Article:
Sunday is Mother’s Day. And this year, commentator and minister Susan
Cooke Kittredge is approaching it with mixed emotions.
I have a friend who, when her four boys were young, dreaded Mother’s
Day. She struggled each year-as we often do when facing holidays-with
high expectations and disappointment. She’d call on the Monday morning
after Mother’s Day and say, "Why did I expect it would be different this
year? Couldn’t they have just stopped fighting for the afternoon? Or
have said, ‘Happy Mother’s Day’ once?!"
I shudder to think of
how my kids remember the Mother’s Days of their youth. All I wanted was
for them to shovel manure onto the vegetable and perennial gardens. One
of my sons recently said that it’s challenging guiding his own children
on this holiday when all he can remember is sweating in the manure pile.
It’s easy to dismiss Mother’s Day as an invented Hallmark
holiday. It was originally established by Anna Jarvis to honor her own
mother, Ann, who had founded The Mother’s Day Work Clubs during the
Civil War promote impartial care of both Union and Confederate soldiers.
According to some, Anna was adamant about the apostrophe in the
word "mother." It was intended to encourage each person to reflect on
his or her own mother; it was not about motherhood in general.
is both the curse and the blessing of the holiday; it’s very personal.
Whether we’re mothers, long to be mothers, or love someone who is a
mother, we all had mothers. Some were great, some were not so great, but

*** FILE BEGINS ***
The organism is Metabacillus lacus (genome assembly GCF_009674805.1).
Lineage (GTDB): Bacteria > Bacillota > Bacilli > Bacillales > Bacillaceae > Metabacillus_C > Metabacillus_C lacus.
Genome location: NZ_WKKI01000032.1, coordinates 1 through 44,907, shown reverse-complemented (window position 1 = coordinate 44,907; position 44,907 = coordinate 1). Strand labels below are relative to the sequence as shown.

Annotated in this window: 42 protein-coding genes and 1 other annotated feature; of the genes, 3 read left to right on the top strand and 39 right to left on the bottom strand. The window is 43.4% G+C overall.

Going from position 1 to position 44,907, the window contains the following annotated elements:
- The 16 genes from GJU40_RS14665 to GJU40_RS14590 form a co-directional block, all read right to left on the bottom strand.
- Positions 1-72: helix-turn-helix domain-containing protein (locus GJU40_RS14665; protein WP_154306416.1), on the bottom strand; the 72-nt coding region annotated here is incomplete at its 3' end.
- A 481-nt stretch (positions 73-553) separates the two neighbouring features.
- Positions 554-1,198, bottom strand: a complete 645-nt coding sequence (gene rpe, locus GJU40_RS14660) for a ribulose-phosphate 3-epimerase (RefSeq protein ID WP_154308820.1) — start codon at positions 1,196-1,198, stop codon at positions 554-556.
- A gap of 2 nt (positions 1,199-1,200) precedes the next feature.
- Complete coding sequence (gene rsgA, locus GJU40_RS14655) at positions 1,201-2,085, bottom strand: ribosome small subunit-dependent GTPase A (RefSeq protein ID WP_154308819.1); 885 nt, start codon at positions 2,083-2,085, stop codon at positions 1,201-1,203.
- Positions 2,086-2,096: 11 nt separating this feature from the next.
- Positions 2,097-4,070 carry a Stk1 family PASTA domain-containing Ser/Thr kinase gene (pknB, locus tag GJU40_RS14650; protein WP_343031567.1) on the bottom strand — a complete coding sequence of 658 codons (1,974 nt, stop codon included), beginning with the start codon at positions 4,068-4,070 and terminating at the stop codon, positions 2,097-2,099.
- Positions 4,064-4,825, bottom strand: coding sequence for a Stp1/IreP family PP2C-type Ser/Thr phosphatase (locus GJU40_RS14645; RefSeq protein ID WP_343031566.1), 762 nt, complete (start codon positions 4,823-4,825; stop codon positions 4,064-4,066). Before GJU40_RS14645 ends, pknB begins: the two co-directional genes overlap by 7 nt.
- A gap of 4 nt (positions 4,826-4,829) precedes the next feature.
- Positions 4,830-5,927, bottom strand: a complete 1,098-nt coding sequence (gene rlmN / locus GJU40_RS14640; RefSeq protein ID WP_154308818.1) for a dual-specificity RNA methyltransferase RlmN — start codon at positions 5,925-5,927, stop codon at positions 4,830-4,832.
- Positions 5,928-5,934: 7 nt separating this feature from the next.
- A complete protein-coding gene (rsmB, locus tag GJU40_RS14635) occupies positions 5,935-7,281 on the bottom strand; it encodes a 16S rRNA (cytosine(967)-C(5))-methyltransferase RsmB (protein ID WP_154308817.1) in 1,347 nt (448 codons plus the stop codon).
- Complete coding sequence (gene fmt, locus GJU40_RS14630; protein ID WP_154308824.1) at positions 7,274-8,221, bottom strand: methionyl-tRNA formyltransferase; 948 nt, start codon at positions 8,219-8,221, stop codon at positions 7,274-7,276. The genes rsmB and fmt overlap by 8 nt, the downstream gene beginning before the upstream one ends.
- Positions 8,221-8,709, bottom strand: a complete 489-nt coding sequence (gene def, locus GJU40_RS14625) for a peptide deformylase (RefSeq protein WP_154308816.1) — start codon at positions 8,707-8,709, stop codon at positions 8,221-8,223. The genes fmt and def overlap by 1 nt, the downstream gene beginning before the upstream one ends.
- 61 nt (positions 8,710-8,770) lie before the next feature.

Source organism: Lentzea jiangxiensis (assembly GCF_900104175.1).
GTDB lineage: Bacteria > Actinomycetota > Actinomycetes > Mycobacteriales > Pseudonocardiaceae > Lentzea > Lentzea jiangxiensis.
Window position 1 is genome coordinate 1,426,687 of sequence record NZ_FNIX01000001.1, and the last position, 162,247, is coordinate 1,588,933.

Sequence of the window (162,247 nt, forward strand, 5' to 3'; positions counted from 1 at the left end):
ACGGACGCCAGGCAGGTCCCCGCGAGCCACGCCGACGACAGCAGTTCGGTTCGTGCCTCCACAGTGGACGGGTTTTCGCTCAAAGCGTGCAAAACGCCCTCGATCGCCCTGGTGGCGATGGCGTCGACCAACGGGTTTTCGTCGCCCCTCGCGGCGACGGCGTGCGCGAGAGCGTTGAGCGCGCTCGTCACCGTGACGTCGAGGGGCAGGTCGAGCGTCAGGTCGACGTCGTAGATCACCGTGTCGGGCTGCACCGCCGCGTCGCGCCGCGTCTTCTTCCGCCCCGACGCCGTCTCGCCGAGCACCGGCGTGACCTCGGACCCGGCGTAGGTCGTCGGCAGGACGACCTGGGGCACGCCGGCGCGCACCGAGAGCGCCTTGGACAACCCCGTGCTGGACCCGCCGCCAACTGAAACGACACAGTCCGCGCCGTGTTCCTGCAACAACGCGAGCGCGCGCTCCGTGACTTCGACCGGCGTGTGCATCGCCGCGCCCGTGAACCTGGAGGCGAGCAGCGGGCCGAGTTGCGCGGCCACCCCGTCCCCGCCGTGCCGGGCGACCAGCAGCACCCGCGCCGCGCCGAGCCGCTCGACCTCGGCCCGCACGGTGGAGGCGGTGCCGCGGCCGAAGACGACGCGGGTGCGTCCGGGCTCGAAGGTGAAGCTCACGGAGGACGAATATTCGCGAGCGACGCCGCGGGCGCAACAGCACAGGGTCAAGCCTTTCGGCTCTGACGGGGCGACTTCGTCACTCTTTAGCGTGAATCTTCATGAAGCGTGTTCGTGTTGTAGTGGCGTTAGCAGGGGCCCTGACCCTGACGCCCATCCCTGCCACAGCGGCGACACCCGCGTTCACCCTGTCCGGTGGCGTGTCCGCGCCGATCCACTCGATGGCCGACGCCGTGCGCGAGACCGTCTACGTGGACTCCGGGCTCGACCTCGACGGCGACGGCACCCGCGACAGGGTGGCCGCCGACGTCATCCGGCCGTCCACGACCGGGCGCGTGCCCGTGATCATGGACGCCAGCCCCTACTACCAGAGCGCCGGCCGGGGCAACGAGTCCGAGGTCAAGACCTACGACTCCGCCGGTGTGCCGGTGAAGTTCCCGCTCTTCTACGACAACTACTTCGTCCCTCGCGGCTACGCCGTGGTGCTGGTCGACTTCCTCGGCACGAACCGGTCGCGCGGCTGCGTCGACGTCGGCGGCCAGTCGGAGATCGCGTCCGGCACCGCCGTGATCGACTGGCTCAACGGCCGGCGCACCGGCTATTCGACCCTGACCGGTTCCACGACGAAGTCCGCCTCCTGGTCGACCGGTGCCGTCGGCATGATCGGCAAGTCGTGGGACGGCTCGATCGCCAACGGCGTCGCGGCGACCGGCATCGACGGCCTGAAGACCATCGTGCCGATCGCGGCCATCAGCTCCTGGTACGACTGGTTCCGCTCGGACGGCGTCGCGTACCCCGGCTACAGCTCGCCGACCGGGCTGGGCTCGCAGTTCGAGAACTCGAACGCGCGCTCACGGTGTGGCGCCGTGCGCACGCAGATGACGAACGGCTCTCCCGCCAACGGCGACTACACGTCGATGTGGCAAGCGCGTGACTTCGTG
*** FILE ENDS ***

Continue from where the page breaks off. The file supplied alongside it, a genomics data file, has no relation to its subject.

they were ours.
I’ve been observing Mother’s Day for weeks. Mum
died last year, the morning of Mother’s Day when the birds were singing
and the apple trees and lilacs were in full bloom. It’s been my
experience that it isn’t so much the date of the anniversary of
someone’s death that affects us as much as it is the light and weather.
loved sitting on our porch and looking out at Lake Champlain. When our
eldest son arrived to see her ten days before she died, he walked onto
the porch just as the sun was setting and casting us all in a warm
salmon blush. Thrilled to see him, she threw wide her frail arms and
gesturing towards the lake said, "Isn’t this a beautiful place to die?"
We retreated briefly into the house and each other’s arms, collected ourselves and went back outside.
miss her. I think back to what she was like for most of my life – so
very different from the diminished though still sparkling person she was
in her late nineties.
She was practical, pragmatic, disinclined
to sentimentality and always ready for a party. No matter what befell
her, she didn’t let it get her down, but soldiered through to a new day.
To be honest, I’m not looking forward to Mother’s Day this
year; I’ll be glad when the light isn’t quite so evocative; but at the
same time, I look out at the lake and across to the Adirondacks and
can’t help but think, "Isn’t this a beautiful place to live!"